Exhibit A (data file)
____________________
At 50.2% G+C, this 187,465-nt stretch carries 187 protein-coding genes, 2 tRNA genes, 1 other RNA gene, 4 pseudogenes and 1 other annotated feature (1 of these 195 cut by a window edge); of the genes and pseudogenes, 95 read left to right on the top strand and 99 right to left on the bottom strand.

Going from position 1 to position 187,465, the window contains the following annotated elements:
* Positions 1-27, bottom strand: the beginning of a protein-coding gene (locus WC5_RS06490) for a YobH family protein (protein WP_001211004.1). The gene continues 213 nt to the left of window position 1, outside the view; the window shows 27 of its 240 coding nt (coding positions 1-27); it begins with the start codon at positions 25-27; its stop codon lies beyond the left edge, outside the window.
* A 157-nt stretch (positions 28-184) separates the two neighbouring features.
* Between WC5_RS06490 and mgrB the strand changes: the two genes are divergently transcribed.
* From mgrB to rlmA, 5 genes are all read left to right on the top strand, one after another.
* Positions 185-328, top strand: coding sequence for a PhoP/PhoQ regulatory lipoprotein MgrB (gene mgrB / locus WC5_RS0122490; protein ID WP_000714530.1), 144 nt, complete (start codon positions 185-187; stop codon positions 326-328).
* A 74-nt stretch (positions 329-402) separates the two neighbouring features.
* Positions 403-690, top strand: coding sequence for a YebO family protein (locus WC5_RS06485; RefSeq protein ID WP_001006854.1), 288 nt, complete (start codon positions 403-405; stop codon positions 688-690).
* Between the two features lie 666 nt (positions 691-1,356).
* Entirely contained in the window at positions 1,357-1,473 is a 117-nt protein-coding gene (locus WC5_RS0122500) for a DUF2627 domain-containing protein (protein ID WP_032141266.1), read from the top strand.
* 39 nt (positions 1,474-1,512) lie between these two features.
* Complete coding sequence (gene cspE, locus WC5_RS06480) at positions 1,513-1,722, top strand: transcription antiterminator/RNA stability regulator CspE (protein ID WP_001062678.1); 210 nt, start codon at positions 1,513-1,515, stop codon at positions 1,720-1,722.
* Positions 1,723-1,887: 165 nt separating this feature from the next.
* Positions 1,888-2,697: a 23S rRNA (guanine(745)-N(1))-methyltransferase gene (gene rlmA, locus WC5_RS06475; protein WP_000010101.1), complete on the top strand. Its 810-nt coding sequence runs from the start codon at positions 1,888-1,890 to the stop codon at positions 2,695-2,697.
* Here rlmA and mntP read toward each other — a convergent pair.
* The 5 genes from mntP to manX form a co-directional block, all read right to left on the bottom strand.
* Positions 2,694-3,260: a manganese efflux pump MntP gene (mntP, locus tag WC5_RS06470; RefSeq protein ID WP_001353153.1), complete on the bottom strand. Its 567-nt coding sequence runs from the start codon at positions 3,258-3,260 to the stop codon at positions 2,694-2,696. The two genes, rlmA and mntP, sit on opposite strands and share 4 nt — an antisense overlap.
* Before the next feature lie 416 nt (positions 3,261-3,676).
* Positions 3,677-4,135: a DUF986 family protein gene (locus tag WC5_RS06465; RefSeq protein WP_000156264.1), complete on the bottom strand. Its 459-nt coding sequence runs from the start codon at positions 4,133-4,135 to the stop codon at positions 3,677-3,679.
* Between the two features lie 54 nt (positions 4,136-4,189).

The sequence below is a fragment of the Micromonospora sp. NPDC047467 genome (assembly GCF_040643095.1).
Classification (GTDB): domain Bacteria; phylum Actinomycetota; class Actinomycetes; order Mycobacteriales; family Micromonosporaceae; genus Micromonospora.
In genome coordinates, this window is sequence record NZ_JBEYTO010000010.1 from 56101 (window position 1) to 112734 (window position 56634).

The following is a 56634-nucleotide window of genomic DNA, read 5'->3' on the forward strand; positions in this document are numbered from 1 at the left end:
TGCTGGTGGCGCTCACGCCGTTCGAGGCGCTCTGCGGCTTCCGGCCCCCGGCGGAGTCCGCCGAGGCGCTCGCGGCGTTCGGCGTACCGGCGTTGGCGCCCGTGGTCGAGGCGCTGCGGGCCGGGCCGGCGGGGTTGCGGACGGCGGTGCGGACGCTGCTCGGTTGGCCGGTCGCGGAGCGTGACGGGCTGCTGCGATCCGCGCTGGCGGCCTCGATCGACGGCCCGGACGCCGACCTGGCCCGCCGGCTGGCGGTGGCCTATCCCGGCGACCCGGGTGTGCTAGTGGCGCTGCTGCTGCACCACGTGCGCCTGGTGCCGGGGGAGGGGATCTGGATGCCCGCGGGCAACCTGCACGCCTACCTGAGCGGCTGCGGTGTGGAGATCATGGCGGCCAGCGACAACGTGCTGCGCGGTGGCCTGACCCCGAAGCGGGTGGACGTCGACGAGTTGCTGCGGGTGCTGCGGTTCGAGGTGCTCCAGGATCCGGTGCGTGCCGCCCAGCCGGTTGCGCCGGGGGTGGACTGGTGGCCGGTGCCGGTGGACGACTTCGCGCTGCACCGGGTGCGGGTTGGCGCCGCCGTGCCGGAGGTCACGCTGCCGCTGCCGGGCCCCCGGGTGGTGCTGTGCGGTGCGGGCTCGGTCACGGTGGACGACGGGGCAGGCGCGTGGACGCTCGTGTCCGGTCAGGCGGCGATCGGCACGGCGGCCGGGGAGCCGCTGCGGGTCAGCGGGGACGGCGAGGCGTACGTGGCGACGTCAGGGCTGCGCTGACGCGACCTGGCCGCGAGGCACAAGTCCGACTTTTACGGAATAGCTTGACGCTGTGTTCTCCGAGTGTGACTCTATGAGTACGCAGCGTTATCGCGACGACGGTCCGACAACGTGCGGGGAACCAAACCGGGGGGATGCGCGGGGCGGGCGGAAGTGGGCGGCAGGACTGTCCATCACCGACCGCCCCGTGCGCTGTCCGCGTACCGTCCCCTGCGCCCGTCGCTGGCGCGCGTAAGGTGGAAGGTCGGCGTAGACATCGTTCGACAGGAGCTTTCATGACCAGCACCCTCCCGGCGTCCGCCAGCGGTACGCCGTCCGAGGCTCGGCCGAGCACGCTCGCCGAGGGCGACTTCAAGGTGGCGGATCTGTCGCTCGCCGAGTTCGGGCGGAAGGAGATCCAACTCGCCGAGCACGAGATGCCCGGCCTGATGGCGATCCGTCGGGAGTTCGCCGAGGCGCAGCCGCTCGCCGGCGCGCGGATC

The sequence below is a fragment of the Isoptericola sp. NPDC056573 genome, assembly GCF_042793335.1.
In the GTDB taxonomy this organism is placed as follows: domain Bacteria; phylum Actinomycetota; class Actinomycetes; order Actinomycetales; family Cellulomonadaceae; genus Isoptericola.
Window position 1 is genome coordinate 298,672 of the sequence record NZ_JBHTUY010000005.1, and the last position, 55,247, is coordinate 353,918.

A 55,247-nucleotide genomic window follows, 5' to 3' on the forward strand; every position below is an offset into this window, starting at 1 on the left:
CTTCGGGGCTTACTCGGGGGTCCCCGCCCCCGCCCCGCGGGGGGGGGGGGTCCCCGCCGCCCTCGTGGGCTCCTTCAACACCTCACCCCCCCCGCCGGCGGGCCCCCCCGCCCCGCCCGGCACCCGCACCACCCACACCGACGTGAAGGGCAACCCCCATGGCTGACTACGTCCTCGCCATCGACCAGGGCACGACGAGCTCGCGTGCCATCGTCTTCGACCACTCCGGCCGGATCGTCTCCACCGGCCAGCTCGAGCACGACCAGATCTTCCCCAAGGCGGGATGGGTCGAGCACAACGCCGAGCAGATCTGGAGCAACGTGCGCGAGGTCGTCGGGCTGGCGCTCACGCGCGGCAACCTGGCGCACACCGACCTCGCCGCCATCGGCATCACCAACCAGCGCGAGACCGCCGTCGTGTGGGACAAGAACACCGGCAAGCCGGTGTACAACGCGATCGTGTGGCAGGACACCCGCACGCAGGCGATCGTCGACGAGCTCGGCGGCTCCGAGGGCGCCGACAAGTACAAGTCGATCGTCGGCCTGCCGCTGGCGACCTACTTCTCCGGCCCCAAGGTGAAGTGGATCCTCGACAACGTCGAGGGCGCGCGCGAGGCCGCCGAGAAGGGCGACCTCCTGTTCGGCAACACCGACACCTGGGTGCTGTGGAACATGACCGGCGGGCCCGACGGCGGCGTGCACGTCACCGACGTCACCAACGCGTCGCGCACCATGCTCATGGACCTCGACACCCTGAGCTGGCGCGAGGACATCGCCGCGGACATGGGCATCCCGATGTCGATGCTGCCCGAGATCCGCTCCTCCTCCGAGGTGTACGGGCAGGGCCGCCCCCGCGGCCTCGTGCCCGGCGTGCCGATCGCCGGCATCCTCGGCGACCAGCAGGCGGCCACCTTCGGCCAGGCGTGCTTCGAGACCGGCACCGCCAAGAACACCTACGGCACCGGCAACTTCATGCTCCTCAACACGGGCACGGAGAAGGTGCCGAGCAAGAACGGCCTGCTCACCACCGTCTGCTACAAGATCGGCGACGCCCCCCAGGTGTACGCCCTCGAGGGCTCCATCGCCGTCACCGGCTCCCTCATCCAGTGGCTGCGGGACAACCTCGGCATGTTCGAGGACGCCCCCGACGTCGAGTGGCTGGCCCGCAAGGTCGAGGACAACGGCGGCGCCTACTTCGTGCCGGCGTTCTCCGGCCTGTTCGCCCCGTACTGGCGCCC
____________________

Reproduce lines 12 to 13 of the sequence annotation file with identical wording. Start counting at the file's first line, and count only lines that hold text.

* 39 nt (positions 1,474-1,512) lie between these two features.
* Complete coding sequence (gene cspE, locus WC5_RS06480) at positions 1,513-1,722, top strand: transcription antiterminator/RNA stability regulator CspE (protein ID WP_001062678.1); 210 nt, start codon at positions 1,513-1,515, stop codon at positions 1,720-1,722.